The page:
The winter and spring months are for the gym; the summer and fall months are for plyometrics. I use plyometrics workouts as a pre-CX season form of training. This works well with the time of year as well. This means I’m doing these workouts from July-October and will stop when the weather gets too cold or when racing increases. I try to get out for early morning jogs to the local high school where I will do a plyometrics workout on the football field as the sun is rising. I find this best because I’m missing the heat of the day and I have enough time to recover before a ride later in the day. Or if you work during the day you can squeeze a plyometrics workout in before work and a bike ride after work. And there is something energizing about getting our for a workout before the sun rises. It makes you think to yourself, “I’m already working out when most people (including my competition) are still snoozing.”
Early mornings spent on the football field doing plyometrics and running bleachers takes me back to the Montana CX Summer Camp, which was the first CX Camp of its type to be introduced into the US. Many European countries have been implementing the CX Summer Camp for years to get riders focused on Cyclocross specific skills and to introduce them to new forms of cross-training during the summer before CX racing actually begins. I was fortunate enough to be invited by Geoff Proctor to several of these Montana CX Camps and I gained a lot valuable information and skills during these camps; one of these being Plyometrics training.
Listed below is a sample workout I use when I do Plyometrics:
Warm-Up: 10min Jog
Set 1: Rotate all these workouts for 1min each with 30sec rest between:
Forward Long Jumps – Jumping, feet shoulder length apart, as far forward as possible. Plant feet on ground before starting next jump.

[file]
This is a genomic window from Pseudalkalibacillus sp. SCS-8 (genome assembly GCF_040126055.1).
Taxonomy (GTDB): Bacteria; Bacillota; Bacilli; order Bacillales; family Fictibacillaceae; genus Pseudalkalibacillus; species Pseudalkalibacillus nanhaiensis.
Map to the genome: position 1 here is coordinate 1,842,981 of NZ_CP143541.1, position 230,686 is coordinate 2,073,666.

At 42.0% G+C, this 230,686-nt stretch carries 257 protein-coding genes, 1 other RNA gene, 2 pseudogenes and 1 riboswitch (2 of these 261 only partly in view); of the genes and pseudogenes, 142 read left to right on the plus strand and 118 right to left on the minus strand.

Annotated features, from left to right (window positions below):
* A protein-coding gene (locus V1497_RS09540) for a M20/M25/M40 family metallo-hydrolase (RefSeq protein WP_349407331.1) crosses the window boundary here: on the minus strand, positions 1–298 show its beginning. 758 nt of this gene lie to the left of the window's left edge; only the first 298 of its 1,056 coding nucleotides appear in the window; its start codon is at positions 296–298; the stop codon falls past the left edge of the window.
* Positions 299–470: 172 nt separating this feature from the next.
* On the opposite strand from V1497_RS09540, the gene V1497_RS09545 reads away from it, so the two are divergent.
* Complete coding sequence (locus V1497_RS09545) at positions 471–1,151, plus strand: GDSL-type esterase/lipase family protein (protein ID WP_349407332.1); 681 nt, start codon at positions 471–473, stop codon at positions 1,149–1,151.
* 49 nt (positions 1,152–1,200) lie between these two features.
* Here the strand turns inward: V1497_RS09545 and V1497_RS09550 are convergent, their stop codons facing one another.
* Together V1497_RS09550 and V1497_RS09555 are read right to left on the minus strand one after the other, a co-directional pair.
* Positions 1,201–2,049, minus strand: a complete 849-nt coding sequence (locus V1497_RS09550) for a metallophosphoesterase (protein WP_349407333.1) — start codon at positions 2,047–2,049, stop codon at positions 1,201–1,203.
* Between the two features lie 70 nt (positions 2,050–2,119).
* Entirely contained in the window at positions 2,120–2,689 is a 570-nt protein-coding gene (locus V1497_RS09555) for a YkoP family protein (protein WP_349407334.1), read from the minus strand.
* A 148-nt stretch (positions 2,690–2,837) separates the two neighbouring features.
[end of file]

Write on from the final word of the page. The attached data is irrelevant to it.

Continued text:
Forward Lateral Jumps – Long jumps from side-to-side, landing and launching with one foot and moving forward.Takes a lot of balance.
Backward Lateral Jumps – Same as #2 but moving backwards.
Squat Jumps – Squat down into a “TT” position with elbows together and just above your knees. Jump forward, backwards and side-to-side, making a plus sign on the ground.
Plank – Good to mix in some core and upper body to give your legs a little recovery.
Burpees – Everybody hates em, but they are so good!
High Knees – Focus on speed and height.
One Leg Jumps – Find a line on the ground and jump side-to-side over the line with one leg at a time. Switch legs after 30sec.
Power Skip – Focus on vertical height and powerful take-offs.
Cool Down: 10min jog or spin
Once you feel comfortable doing these 12 workouts, you can add on a 2nd set after a couple minutes of rest.
Riding your bike can get old after a while. One of the biggest benefits of cross-training is the diversity it can add to a monotonous training schedule. Mixing in 1 or 2 plyometrics workouts throughout your weekly plan could not only give you increases in strength and coordination, but could also be just the right thing to keep you motivated for training.
If you have any further questions about plyometrics training and how to incorporate them into your training plan, I encourage you to shoot me message through the contact page. If you are also interested in Dillman Coaching and would like to jump on a phone call to talk about it then I would also encourage you to shoot me a message so we can get it set up.